1. Convergence in gut microbiome after pairing in adult male and female marmosets, and sex-bias in microbe transmission.
In a diet-controlled longitudinal study, we demonstrated that males and females exhibit a significant convergence in the structure and composition of the gut microbiome in the first eight weeks of pairing. Further, we also show that males acquire more novel microbes from their female partners than the reverse. This may be related to higher rates of male-initiated social contact (grooming, anogenital investigation) during the first weeks after pairing. The first figure below presents the Unifrac distance score between mates before and after pairing, for which a smaller value indicates greater similarity between pairmates. The second figure illustrates individual and composite changes in the major taxonomic constituents in the gut microbiome pre- and post-pairing. Under review, mSystems.
2. OXT/OXTR and AVP/AVPR1a diversity across New World monkeys
NWMs offer an exciting opportunity to explore the relationship between neuropeptides and social behaviors. Only recently, it has been shown that NWMs show remarkable diversity in OXT/OXTR system. We have identified 5 OXT ligand variants in NWMs. Marmosets possess a modified OXT ligand with a substitution at the 8th AA from Leucine to Proline (see below). This OXT variant results in a significant change in structure, and these 5 OXT ligands across NWM genera have coevolved with their respective OXTR. We are currently evaluating how this Pro8-OXT modulates a wide range of social behavior in marmosets. Learn more.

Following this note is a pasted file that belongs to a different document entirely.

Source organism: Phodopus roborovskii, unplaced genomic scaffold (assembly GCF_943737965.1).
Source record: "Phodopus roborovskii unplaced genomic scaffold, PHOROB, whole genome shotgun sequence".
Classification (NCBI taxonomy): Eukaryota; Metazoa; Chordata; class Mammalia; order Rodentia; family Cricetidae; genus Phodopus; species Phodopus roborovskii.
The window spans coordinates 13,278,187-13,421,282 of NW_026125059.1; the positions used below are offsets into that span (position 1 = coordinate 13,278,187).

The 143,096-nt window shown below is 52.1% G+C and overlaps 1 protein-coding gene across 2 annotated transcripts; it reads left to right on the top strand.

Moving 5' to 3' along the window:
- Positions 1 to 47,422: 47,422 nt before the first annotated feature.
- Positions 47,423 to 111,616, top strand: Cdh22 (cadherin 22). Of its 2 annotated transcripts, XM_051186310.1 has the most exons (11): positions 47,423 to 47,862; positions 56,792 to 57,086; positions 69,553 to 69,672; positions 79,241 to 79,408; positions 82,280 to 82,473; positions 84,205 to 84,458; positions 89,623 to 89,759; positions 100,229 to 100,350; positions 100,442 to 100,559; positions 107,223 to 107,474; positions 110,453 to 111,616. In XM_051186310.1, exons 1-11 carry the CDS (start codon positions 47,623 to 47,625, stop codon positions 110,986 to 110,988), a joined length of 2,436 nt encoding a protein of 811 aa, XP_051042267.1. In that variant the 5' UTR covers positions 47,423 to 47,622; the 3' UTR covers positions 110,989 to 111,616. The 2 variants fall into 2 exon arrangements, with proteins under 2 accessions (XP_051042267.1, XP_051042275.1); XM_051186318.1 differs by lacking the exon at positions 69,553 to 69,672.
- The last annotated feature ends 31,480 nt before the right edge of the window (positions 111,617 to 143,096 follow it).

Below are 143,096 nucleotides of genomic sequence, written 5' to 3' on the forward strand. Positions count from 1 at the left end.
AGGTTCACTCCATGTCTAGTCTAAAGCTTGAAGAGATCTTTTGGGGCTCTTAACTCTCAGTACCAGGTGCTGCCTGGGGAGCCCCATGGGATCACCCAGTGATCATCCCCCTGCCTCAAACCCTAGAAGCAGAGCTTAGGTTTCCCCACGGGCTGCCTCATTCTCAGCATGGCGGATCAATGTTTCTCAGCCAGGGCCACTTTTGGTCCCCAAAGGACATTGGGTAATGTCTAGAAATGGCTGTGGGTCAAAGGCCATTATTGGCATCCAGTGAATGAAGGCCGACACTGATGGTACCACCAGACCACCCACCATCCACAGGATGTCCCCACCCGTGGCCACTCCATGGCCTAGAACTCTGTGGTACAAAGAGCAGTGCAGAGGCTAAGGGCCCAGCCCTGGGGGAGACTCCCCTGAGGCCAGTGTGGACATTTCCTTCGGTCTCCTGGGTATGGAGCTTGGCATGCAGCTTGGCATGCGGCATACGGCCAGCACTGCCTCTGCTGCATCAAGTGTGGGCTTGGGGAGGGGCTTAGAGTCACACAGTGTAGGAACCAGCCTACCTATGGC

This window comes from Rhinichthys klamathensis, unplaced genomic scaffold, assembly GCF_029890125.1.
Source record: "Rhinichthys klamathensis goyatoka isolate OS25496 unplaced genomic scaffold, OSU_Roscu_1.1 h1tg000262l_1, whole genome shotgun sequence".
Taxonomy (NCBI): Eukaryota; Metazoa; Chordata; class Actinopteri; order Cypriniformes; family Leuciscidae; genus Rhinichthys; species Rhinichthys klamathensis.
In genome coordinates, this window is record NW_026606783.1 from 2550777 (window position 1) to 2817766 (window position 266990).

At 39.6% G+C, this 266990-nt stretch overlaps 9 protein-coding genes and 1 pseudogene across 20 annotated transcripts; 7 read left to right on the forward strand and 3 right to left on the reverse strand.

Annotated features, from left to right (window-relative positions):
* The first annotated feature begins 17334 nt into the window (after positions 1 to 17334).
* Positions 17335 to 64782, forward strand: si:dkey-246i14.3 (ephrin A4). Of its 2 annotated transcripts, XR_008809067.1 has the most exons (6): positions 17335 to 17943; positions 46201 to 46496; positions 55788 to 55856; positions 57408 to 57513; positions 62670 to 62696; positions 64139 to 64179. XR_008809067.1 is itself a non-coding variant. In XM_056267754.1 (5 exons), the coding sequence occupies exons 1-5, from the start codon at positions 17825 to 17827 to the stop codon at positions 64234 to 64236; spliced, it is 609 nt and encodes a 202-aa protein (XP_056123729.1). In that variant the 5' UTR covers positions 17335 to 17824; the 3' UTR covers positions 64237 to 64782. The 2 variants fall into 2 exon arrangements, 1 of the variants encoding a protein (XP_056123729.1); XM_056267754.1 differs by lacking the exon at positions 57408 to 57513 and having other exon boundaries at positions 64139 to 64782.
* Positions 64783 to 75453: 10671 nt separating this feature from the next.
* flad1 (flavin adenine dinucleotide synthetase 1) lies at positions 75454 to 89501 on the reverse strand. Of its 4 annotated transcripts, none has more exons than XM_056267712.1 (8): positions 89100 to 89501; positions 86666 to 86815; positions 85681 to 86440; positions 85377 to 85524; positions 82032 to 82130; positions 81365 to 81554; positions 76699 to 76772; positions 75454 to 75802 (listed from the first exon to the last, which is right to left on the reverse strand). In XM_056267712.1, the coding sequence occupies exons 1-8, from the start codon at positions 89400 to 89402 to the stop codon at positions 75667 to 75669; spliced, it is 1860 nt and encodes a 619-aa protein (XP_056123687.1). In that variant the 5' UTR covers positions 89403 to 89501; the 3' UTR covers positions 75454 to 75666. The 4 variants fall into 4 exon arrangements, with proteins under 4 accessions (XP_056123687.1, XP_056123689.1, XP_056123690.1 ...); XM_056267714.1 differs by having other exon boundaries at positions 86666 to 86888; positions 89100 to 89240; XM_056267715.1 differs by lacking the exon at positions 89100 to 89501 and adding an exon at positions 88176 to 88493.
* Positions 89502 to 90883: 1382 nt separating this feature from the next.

3. Neuropeptides and social behavior
Oxytocin and maintainance of male-female relationships
Marmosets are one of the few primate species (other than humans) in which males and females form and maintain long-term social relationships, otherwise known as ‘pair bonds’. Our research aims to identify neuroendocrine mechanisms that regulate the behavioral processes that facilitate the preservation of long-term marmoset pairs.
We have shown that marmosets (just like humans) show some level of interest in opposite-sex strangers, which may threaten fidelity with a long-term partner. However, treatment with oxytocin reduced the time spent ‘checking out’ these strangers, and delayed the expression of sexual solicitation behaviors that constitute the marmoset equivalent of ‘flirting’ with strangers. The results also highlight that there are at least two mechanisms for maintaining social and sexual fidelity with a long-term partner: attraction to the partner, and avoidance of potential mates. In marmosets, oxytocin appears to affect the second mechanism, which nevertheless leads to good marmoset couples. Learn more.
4. Oxytocin, vasopressin, and parental behavior
Marmosets mothers, fathers, and siblings all participate in helping to care for dependent infants. We study the role that oxytocin and vasopressin play in modulating responses to infants, infant stimuli, and other individuals in the family. We have found that vasopressin enhances responsiveness to infant stimuli in female marmosets, and oxytocin enhances responsiveness to infant stimuli in male marmosets. Learn more.
5. Oxytocin and prosocial behavior
For marmosets to maintain long-term pair bonds and biparental care, marmosets behave cooperatively. We are interested in the relationship between oxytocin and the expression of spontaneous prosocial behaviors. To study this, we have trained marmosets to participate in tray pulling tasks to test ‘altruistic’ food sharing, inequity aversion, and cooperation between pairmates and strangers. We have found that marmosets readily behave prosocially. However, when treated with oxytocin, our marmosets reduce their ‘altruistic’ food sharing with opposite-sex strangers. Learn more.
6. Neuroendocrinology of parenting, social support, and infant development
Variation in steroid hormones in parents during rearing and the quality of parental care
The effects of oxytocin on social buffering during stressors